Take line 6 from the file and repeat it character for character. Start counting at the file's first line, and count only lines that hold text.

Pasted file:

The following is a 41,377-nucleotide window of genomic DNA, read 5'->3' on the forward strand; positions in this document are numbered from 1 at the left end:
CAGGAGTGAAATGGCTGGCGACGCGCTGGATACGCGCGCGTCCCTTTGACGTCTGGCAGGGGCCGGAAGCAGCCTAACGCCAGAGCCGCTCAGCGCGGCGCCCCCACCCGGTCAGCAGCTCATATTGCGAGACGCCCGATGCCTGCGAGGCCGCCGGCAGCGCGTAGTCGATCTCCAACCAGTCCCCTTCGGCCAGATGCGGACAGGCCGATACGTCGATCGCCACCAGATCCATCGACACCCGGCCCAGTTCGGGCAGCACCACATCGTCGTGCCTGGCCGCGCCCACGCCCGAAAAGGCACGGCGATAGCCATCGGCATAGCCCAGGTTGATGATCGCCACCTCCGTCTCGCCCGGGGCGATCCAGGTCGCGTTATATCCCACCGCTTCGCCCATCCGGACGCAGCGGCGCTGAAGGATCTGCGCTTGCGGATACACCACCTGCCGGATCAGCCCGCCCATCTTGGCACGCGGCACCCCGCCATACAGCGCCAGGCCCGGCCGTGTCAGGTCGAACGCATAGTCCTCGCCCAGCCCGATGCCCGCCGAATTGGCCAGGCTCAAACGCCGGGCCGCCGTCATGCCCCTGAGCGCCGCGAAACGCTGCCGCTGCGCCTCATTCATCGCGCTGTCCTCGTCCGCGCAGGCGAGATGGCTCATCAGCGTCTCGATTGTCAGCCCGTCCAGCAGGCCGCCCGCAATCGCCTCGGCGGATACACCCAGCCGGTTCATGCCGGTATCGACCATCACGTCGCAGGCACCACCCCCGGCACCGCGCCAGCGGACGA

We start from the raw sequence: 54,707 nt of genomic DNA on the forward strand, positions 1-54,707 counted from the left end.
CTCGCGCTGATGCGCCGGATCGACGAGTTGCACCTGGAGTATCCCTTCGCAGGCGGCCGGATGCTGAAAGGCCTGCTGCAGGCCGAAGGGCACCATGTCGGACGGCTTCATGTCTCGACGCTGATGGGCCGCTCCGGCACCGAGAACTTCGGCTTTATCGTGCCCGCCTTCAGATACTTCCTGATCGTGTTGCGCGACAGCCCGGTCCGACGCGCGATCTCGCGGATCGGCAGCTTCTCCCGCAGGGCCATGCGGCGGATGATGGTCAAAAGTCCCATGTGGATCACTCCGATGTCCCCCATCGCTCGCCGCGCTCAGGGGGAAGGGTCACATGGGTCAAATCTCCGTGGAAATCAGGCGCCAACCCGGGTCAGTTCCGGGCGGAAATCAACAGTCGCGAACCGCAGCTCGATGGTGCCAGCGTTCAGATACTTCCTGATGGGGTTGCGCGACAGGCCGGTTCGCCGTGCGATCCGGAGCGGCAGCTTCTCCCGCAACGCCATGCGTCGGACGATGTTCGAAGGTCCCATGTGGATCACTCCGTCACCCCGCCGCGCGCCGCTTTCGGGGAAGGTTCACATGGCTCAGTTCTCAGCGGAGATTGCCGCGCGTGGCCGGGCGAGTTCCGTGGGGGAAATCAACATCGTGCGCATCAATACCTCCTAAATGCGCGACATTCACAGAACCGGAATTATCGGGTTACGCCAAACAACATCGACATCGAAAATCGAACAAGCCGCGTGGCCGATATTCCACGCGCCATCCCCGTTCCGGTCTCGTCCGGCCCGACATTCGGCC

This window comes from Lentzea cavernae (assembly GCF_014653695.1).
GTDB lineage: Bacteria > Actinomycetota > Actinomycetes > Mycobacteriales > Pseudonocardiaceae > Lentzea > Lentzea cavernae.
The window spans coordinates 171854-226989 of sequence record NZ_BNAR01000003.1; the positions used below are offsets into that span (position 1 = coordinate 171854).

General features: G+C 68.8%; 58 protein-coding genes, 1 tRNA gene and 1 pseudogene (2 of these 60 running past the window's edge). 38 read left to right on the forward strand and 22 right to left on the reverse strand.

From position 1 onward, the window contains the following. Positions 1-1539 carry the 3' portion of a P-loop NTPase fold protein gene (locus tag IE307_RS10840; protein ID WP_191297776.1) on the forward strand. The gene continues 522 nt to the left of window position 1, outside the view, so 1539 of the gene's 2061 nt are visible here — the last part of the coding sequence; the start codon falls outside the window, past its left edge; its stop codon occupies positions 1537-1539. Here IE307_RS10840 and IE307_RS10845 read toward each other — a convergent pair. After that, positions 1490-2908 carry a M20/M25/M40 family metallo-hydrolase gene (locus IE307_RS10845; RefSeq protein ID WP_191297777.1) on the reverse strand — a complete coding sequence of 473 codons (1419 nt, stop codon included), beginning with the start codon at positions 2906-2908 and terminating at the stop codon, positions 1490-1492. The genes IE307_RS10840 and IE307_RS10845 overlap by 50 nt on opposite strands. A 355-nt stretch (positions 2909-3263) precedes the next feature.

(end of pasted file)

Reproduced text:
GTDB lineage: Bacteria > Actinomycetota > Actinomycetes > Mycobacteriales > Pseudonocardiaceae > Lentzea > Lentzea cavernae.